If you own an RV you definitely need a converter and you may most likely need an inverter. However, too many people do not know the difference between how an RV converters and a RV inverters actually allow your RV to do everything it does. To put it simple, these two give your vehicle the tools it needs by transferring power from the battery. This is needed on your RV because your RV battery and most built-in electrical components of your RV run on direct current power (d/c) and most household appliances that you need run on alternating current power (a/c). Converting this power back and forth is how these two differ. See examples of the different things ac power and dc power give energy to below.
· 120v household electronics
· Coffee pot
· 120v household refrigerator
· 12 v Battery bank
· Cell phone
RV Inverters vs RV Converters
How an inverter and converter transfers power and what these tools power is where they differ. To convert power means to transform it from AC to DC form in order to charge your RV battery system or run common appliances in your RV. A converter works by taking the 120-volt a/c current and directing it into the 12-volt DC power needed to recharge the RV battery. As stated previously, you will need a converter on because it is the only way to do charge your battery with shore or generator power. All RVs are installed with a converter but it is completely up to the owner as to whether they should buy an inverter.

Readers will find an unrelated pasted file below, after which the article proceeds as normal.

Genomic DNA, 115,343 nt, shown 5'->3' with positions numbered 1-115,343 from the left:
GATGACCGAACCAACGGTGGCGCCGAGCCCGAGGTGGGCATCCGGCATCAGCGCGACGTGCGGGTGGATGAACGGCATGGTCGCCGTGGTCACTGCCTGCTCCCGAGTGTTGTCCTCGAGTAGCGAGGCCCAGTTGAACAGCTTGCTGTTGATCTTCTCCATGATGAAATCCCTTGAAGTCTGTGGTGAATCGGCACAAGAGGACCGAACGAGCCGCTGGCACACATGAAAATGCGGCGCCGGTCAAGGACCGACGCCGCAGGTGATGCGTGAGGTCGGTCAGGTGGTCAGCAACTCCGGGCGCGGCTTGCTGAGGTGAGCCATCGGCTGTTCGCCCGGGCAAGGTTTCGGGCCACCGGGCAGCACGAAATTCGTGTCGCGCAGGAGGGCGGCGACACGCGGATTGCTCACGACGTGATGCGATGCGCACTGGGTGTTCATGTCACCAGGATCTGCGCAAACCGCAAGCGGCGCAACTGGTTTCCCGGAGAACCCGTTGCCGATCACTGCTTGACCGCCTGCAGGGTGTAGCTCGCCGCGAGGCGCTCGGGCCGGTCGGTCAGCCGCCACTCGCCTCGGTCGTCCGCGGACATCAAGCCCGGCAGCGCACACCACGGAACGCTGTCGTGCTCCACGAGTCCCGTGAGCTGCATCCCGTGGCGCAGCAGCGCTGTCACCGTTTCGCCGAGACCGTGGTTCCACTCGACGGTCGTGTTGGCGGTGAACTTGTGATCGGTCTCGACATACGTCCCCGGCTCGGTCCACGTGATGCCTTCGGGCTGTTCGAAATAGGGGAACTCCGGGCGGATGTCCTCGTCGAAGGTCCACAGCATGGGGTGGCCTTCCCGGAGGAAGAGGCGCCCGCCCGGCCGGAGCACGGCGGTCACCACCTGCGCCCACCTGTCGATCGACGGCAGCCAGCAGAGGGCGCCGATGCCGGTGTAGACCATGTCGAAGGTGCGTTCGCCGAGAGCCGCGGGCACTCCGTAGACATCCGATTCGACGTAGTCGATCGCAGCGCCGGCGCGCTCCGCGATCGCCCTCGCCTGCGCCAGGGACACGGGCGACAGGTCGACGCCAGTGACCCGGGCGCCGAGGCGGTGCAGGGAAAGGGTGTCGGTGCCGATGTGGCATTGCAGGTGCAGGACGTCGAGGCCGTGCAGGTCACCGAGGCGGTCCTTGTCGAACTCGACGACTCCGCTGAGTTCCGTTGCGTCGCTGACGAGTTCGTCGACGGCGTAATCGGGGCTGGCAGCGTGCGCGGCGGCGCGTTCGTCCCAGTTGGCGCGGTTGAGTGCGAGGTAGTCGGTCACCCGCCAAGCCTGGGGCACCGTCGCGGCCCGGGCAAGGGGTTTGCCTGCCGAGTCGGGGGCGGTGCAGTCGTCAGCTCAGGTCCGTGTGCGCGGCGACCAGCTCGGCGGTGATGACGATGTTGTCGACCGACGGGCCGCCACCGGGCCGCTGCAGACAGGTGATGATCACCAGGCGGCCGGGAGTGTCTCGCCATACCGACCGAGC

An inverter does pretty much the opposite of this. To invert power means to transform existing DC voltage into AC voltage, distributing it either to a single dedicated outlet or through a breaker panel to multiple outlets. An inverter is an appliance that takes 12 volts of existing d/c and turns it into 120 volts a/c and then distributing this to an outlet. It does this in order to help operate objects in the vehicle such as a TV, microwave, fan, and so on. Inverters can come in all different sizes that can allow you to run more appliances in an RV. An inverter is the only way to run AC appliances in your RV without being connected to shore power. However, if you use full hook-ups every night or you have adequate 12 VDC equipment, an RV inverter might not be necessary for you.
There is a lot more that is going on when you use your microwave in the RV. We hope this article shines some light on any questions about inverters and converters you may have had and gives you some useful knowledge if you are installing power into your RV. If there is a chance your RV is experiencing a problem with its electricity, it could be time to get your vehicle inspected by the professionals. Stop by our shop today for a full diagnosis!